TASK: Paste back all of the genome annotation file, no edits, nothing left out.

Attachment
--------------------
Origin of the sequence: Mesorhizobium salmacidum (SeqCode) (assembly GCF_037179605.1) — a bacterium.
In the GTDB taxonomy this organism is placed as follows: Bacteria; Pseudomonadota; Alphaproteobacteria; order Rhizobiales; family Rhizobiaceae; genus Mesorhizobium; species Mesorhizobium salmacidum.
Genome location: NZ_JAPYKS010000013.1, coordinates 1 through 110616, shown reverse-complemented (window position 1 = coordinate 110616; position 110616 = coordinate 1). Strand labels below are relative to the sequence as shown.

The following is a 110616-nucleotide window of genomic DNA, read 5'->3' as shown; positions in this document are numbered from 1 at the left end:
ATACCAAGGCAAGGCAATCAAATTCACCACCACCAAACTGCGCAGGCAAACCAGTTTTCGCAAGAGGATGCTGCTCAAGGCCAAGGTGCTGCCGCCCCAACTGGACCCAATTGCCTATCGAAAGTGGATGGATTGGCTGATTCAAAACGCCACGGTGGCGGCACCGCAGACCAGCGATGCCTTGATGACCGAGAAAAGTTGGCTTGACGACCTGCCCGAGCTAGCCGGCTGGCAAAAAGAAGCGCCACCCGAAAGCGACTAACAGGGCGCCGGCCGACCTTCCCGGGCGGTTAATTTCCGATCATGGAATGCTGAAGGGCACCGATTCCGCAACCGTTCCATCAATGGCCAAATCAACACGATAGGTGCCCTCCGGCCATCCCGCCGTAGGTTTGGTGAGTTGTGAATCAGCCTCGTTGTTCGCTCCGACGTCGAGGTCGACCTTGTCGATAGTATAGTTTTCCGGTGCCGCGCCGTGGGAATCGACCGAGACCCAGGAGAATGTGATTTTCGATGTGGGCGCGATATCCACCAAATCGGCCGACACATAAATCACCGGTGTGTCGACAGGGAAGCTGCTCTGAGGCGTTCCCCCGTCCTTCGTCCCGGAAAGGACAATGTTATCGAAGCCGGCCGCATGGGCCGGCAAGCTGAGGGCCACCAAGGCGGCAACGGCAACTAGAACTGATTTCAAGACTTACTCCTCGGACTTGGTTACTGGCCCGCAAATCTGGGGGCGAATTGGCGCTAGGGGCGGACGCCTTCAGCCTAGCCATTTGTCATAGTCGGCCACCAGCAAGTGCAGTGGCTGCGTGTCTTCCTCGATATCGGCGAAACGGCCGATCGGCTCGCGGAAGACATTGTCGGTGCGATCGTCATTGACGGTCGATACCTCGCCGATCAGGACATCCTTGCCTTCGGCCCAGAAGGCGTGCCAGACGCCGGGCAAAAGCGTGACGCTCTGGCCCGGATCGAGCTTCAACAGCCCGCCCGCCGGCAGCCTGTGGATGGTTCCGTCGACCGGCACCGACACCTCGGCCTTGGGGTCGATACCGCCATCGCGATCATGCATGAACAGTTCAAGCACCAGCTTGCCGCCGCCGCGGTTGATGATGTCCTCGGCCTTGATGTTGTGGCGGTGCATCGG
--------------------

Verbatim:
Origin of the sequence: Mesorhizobium salmacidum (SeqCode) (assembly GCF_037179605.1) — a bacterium.
In the GTDB taxonomy this organism is placed as follows: Bacteria; Pseudomonadota; Alphaproteobacteria; order Rhizobiales; family Rhizobiaceae; genus Mesorhizobium; species Mesorhizobium salmacidum.
Genome location: NZ_JAPYKS010000013.1, coordinates 1 through 110616, shown reverse-complemented (window position 1 = coordinate 110616; position 110616 = coordinate 1). Strand labels below are relative to the sequence as shown.

The following is a 110616-nucleotide window of genomic DNA, read 5'->3' as shown; positions in this document are numbered from 1 at the left end:
ATACCAAGGCAAGGCAATCAAATTCACCACCACCAAACTGCGCAGGCAAACCAGTTTTCGCAAGAGGATGCTGCTCAAGGCCAAGGTGCTGCCGCCCCAACTGGACCCAATTGCCTATCGAAAGTGGATGGATTGGCTGATTCAAAACGCCACGGTGGCGGCACCGCAGACCAGCGATGCCTTGATGACCGAGAAAAGTTGGCTTGACGACCTGCCCGAGCTAGCCGGCTGGCAAAAAGAAGCGCCACCCGAAAGCGACTAACAGGGCGCCGGCCGACCTTCCCGGGCGGTTAATTTCCGATCATGGAATGCTGAAGGGCACCGATTCCGCAACCGTTCCATCAATGGCCAAATCAACACGATAGGTGCCCTCCGGCCATCCCGCCGTAGGTTTGGTGAGTTGTGAATCAGCCTCGTTGTTCGCTCCGACGTCGAGGTCGACCTTGTCGATAGTATAGTTTTCCGGTGCCGCGCCGTGGGAATCGACCGAGACCCAGGAGAATGTGATTTTCGATGTGGGCGCGATATCCACCAAATCGGCCGACACATAAATCACCGGTGTGTCGACAGGGAAGCTGCTCTGAGGCGTTCCCCCGTCCTTCGTCCCGGAAAGGACAATGTTATCGAAGCCGGCCGCATGGGCCGGCAAGCTGAGGGCCACCAAGGCGGCAACGGCAACTAGAACTGATTTCAAGACTTACTCCTCGGACTTGGTTACTGGCCCGCAAATCTGGGGGCGAATTGGCGCTAGGGGCGGACGCCTTCAGCCTAGCCATTTGTCATAGTCGGCCACCAGCAAGTGCAGTGGCTGCGTGTCTTCCTCGATATCGGCGAAACGGCCGATCGGCTCGCGGAAGACATTGTCGGTGCGATCGTCATTGACGGTCGATACCTCGCCGATCAGGACATCCTTGCCTTCGGCCCAGAAGGCGTGCCAGACGCCGGGCAAAAGCGTGACGCTCTGGCCCGGATCGAGCTTCAACAGCCCGCCCGCCGGCAGCCTGTGGATGGTTCCGTCGACCGGCACCGACACCTCGGCCTTGGGGTCGATACCGCCATCGCGATCATGCATGAACAGTTCAAGCACCAGCTTGCCGCCGCCGCGGTTGATGATGTCCTCGGCCTTGATGTTGTGGCGGTGCATCGG